Local radio broadcasters have agreed to give the songs of local musicians more radio play, as long as the songs are up to quality standards.
The issue was one of many discussed at last week’s meeting broadcasters had with Minister of Communications Arden McLean and Information and Communications Technology Authority representatives.
Barrie Quappe, a local musician and immediate past president of the Cayman Music and Entertainment Association is a strong advocate in giving locally produced music sufficient airplay, but also agrees that it should be of high quality.
‘Back in the old days… they played everything (produced by local musicians), even tracks of lower quality,’ Mrs. Quappe said, adding that the playing of those songs of poor musicianship forged the wrong perceptions of local musicians in many people.
‘We are still paying that debt today,’ she said.
Don Seymour, owner of dms Broadcasting which operates three local radio stations, said he has no problem with the playing of songs by local artists on his stations as long as they are good enough.
‘We play all the good local music all the time,’ he said. ‘It’s good for business, as well, because people want to hear great local music.’
However, not all local musicians get played on the dms stations.
‘There are some artists we exclude because we don’t think their [music] quality is high enough,’ he said, noting that the station is presented with thousands of songs from overseas as well which it will not play.
‘We don’t play any Michael Jackson either, not because he isn’t a nice guy, but because he hasn’t had a hit record in a very long time.’
Mrs. Quappe agreed that local artists should get no special treatment when it comes to quality.
‘Why should you treat a piece of local music any different than one from overseas,’ she said. ‘But we should not have a door closed in our face, either.’
Mr. Seymour acknowledged there is some subjectivity in the process.
‘But the decision has to remain with the programme directors of the stations,’ he said. ‘They might make some mistakes because they’re only human, but you can’t allow other [outside] individuals to dictate what the station plays.’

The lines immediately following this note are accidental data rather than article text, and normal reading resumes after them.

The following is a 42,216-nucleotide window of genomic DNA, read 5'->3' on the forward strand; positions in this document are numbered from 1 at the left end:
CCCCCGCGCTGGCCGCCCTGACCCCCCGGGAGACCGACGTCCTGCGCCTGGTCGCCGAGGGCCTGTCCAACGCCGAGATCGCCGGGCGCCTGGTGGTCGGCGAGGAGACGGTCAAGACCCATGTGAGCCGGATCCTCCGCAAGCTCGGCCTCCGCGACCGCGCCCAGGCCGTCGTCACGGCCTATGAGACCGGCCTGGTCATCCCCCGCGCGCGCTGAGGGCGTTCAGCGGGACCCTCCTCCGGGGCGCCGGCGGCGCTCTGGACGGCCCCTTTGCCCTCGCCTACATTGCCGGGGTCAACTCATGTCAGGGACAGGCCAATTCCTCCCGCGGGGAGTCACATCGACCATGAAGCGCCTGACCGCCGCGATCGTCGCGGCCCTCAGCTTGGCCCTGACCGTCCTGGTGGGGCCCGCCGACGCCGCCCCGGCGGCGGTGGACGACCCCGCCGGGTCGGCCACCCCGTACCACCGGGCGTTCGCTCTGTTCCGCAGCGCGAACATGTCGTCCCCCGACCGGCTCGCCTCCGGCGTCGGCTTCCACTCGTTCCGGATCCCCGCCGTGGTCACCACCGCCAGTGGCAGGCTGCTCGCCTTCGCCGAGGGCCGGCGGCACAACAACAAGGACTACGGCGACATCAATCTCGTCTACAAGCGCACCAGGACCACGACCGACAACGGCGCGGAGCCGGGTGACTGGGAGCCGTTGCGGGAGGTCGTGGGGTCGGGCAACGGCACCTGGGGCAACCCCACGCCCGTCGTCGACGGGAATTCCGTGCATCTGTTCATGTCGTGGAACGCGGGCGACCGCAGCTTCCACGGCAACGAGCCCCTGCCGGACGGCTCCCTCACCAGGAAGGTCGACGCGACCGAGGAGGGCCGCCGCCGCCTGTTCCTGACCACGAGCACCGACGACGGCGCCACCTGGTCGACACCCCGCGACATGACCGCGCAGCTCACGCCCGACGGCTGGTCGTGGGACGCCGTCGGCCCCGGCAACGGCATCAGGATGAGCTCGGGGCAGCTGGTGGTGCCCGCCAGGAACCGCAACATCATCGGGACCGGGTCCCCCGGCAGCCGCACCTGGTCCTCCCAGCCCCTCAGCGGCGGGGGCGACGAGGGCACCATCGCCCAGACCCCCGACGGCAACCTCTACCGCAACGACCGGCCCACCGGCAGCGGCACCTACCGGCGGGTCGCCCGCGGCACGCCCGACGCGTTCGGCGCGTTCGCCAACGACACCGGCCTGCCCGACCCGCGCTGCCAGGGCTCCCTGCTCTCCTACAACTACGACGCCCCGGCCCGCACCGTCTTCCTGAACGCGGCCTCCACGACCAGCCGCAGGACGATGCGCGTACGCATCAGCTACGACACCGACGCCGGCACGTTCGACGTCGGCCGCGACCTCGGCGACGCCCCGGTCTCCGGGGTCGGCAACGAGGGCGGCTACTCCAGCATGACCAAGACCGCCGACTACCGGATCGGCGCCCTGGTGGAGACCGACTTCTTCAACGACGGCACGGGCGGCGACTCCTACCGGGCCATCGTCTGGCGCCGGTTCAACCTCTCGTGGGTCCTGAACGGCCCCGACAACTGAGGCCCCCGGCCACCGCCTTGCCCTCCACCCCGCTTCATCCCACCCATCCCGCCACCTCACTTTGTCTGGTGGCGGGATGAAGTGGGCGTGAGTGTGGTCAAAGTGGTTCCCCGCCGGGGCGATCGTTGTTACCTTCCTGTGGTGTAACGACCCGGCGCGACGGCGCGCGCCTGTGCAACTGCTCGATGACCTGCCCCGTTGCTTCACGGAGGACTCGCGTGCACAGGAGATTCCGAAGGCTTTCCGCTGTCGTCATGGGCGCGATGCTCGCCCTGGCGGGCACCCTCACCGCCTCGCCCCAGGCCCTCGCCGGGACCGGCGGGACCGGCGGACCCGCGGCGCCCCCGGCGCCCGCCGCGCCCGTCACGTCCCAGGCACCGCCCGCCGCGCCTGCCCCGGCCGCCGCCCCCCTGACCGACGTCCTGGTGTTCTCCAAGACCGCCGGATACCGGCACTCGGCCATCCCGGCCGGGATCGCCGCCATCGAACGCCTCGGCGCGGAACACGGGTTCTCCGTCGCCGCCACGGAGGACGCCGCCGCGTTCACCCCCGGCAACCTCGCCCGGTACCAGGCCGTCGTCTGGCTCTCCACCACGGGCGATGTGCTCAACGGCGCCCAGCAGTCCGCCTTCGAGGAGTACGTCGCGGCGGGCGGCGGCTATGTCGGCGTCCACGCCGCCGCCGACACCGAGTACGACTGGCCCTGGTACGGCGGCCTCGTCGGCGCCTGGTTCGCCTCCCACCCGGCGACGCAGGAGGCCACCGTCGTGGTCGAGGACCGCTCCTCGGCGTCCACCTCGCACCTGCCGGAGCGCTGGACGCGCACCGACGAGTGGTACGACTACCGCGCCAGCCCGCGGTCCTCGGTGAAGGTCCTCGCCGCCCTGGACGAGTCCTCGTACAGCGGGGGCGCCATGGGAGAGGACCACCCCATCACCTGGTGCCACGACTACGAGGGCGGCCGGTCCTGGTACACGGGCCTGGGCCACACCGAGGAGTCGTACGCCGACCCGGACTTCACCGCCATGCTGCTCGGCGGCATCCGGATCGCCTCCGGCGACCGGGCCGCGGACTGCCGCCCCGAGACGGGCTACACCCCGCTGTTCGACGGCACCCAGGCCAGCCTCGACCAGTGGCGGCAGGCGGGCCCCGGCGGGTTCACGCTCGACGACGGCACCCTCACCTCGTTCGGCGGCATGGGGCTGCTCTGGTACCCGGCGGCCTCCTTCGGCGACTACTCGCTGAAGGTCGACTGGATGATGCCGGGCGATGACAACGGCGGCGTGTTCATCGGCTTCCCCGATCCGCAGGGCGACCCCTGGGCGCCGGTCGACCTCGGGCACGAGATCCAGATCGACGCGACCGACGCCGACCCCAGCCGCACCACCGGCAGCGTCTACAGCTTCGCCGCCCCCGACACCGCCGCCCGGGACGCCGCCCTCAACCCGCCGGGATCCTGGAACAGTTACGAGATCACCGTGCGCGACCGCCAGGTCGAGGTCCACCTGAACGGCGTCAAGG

Mr. Seymour said radio stations are private property.
‘It takes millions of dollars to broadcast,’ he said. ‘If the government wants to insist on local music being played, it can make Radio Cayman play 100 per cent local music.’
Mrs. Quappe thinks it is more about giving local artists a fair chance to have their music played on the radio, something she does not feel happened in the past.
There are a lot of very talented local musicians in Cayman now, Mrs. Quappe said, and for their music to continue to develop, they need some commercial success, which radio play can give them.
‘You’ve got some talented young artists out there and if they have to face the closed door that us older people had to face, they’re not going to continue. It’s too discouraging.
‘There will be people who just give up and work in something else, and they won’t be able to follow their life’s dream.’
Mrs. Quappe said musicians should be able to earn a living playing music, and that radio play is vital to doing that.
‘We’re not saying play our music just because it’s local. We’re saying give a chance to those quality products that are out there.’
Both Mrs. Quappe and Mr. Seymour agree that local music should only be played on a station if it matches the format of that station.
‘But you’d be surprised at the variety of music that’s being produced here,’ said Mrs. Quappe.
Based on the discussion at last week’s meeting, radio broadcasters have agreed to sign a memorandum of understanding that will cover the issue of playing local music among other things.
Mr. Seymour said he felt the meeting was very productive. It was agreed that all the local broadcasters would get together with the CMEA and come to an agreement.
‘We essentially agreed to make a deal,’ he said.